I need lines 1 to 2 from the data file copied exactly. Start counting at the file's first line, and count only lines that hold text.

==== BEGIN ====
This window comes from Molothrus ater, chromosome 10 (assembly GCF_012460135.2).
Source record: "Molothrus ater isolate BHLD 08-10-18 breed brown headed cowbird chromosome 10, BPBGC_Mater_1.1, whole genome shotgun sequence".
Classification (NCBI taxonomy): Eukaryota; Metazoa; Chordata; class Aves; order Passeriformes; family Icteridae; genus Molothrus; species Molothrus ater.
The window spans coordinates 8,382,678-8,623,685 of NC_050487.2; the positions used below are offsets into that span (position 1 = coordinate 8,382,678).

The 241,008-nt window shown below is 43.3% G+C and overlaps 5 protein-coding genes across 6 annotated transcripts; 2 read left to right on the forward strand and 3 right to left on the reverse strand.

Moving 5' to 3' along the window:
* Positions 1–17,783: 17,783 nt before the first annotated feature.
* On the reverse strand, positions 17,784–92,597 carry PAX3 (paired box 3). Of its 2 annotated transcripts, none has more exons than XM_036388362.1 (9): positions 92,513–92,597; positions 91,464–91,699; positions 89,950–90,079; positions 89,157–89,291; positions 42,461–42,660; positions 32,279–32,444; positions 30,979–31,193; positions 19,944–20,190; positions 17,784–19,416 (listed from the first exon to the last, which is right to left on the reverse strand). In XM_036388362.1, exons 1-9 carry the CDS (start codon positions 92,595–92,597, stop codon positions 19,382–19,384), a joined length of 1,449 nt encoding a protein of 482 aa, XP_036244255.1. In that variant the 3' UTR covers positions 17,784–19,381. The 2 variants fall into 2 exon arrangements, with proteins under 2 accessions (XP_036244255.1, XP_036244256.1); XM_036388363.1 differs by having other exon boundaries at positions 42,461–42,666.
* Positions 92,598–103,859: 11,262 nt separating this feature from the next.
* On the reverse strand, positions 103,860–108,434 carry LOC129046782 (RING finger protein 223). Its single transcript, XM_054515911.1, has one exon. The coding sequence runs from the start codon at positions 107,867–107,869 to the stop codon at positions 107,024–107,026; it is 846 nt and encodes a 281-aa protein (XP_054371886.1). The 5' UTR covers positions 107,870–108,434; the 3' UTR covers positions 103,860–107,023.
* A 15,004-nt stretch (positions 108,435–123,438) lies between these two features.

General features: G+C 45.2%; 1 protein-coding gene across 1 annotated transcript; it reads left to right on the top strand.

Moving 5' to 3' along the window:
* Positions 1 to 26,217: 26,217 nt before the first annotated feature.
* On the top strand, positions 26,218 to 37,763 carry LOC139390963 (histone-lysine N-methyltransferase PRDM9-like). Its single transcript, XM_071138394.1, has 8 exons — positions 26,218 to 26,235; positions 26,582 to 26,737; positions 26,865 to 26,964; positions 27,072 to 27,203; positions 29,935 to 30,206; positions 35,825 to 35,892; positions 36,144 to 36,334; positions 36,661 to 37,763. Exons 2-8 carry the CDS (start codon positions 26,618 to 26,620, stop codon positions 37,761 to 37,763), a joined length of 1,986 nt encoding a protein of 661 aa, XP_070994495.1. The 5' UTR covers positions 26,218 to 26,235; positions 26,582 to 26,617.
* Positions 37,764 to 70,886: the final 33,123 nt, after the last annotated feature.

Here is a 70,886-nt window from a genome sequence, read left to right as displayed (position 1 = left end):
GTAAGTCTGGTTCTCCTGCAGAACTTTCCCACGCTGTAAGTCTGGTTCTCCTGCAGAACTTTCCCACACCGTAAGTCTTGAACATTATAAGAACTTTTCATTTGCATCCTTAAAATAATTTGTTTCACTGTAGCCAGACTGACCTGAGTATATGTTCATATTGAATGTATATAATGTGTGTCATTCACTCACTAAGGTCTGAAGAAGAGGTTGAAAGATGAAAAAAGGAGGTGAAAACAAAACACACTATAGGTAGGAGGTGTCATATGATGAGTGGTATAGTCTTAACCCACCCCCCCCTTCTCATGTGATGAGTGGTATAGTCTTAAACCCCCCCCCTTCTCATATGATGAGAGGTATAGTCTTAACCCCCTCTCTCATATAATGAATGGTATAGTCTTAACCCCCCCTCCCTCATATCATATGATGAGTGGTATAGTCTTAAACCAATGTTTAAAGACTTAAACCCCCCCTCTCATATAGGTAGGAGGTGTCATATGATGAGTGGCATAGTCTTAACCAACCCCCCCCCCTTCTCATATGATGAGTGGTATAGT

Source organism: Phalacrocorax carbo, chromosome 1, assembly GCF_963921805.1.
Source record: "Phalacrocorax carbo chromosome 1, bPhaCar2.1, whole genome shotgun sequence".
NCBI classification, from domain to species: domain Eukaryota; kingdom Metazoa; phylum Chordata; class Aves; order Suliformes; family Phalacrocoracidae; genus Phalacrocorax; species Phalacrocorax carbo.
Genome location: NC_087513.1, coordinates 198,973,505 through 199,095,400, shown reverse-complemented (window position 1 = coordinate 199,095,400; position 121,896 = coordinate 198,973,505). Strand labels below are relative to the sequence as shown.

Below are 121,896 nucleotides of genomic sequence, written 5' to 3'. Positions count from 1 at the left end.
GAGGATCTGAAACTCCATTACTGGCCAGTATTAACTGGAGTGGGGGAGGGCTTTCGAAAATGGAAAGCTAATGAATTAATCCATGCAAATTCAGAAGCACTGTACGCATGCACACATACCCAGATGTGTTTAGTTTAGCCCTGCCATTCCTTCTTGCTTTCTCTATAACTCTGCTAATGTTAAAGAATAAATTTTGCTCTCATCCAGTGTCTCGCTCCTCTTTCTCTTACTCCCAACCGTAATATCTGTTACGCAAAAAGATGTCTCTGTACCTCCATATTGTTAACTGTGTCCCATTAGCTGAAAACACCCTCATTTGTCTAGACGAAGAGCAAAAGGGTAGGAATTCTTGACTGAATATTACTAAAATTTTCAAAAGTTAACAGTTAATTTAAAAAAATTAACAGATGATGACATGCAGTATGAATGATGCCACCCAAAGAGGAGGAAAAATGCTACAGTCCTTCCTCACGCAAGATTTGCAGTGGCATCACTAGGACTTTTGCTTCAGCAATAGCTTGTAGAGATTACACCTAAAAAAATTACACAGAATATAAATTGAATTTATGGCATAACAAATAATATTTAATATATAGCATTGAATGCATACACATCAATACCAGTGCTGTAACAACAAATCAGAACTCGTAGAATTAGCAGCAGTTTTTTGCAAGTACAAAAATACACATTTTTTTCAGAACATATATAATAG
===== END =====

This window comes from Molothrus ater, chromosome 10 (assembly GCF_012460135.2).
Source record: "Molothrus ater isolate BHLD 08-10-18 breed brown headed cowbird chromosome 10, BPBGC_Mater_1.1, whole genome shotgun sequence".